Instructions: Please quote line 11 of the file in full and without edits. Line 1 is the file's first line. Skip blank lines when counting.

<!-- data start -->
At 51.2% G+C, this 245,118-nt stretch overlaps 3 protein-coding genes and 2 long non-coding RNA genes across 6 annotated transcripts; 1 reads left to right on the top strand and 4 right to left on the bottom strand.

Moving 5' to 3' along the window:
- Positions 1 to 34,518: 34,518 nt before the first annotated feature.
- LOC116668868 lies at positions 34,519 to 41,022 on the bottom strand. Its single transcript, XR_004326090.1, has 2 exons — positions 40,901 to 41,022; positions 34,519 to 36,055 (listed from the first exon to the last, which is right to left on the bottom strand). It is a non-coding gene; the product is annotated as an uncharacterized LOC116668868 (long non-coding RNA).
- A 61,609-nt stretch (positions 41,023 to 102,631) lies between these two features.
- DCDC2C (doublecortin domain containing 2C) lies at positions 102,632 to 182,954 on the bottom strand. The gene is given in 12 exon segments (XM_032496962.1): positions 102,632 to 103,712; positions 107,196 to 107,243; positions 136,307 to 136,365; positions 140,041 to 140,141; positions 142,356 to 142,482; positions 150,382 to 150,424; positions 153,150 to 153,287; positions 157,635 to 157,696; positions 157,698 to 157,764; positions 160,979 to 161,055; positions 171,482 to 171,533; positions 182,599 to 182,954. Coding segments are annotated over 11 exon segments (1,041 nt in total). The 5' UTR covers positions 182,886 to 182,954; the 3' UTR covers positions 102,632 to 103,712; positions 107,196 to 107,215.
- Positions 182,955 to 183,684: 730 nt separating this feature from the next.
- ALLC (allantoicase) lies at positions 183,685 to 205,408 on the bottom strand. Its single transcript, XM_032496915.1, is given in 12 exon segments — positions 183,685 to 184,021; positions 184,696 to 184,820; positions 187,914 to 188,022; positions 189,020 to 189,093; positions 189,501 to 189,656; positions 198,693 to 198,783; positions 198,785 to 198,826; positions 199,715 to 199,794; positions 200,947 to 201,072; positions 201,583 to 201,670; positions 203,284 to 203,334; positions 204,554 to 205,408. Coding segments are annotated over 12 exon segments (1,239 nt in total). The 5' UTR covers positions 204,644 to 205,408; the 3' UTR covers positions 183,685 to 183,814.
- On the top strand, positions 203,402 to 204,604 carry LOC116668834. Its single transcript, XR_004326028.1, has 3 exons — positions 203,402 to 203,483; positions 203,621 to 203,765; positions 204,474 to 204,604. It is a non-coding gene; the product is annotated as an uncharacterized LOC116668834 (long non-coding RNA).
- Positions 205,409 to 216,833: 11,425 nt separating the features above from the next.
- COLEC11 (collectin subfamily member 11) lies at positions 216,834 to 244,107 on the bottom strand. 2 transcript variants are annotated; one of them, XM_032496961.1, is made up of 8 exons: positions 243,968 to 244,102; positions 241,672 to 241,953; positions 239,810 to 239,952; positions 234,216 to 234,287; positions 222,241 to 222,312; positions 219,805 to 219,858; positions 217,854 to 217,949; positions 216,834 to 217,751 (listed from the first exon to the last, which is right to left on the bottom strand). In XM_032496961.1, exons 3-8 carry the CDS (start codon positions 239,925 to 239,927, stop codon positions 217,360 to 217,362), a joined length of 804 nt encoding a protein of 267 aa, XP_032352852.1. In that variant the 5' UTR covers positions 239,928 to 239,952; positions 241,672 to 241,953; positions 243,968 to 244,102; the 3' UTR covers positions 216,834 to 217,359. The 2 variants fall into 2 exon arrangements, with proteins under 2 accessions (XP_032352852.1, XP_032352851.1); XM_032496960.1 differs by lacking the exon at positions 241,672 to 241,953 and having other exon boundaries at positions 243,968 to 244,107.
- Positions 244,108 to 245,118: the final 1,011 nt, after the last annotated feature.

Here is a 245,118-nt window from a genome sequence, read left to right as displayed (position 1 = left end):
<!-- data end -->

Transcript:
- COLEC11 (collectin subfamily member 11) lies at positions 216,834 to 244,107 on the bottom strand. 2 transcript variants are annotated; one of them, XM_032496961.1, is made up of 8 exons: positions 243,968 to 244,102; positions 241,672 to 241,953; positions 239,810 to 239,952; positions 234,216 to 234,287; positions 222,241 to 222,312; positions 219,805 to 219,858; positions 217,854 to 217,949; positions 216,834 to 217,751 (listed from the first exon to the last, which is right to left on the bottom strand). In XM_032496961.1, exons 3-8 carry the CDS (start codon positions 239,925 to 239,927, stop codon positions 217,360 to 217,362), a joined length of 804 nt encoding a protein of 267 aa, XP_032352852.1. In that variant the 5' UTR covers positions 239,928 to 239,952; positions 241,672 to 241,953; positions 243,968 to 244,102; the 3' UTR covers positions 216,834 to 217,359. The 2 variants fall into 2 exon arrangements, with proteins under 2 accessions (XP_032352852.1, XP_032352851.1); XM_032496960.1 differs by lacking the exon at positions 241,672 to 241,953 and having other exon boundaries at positions 243,968 to 244,107.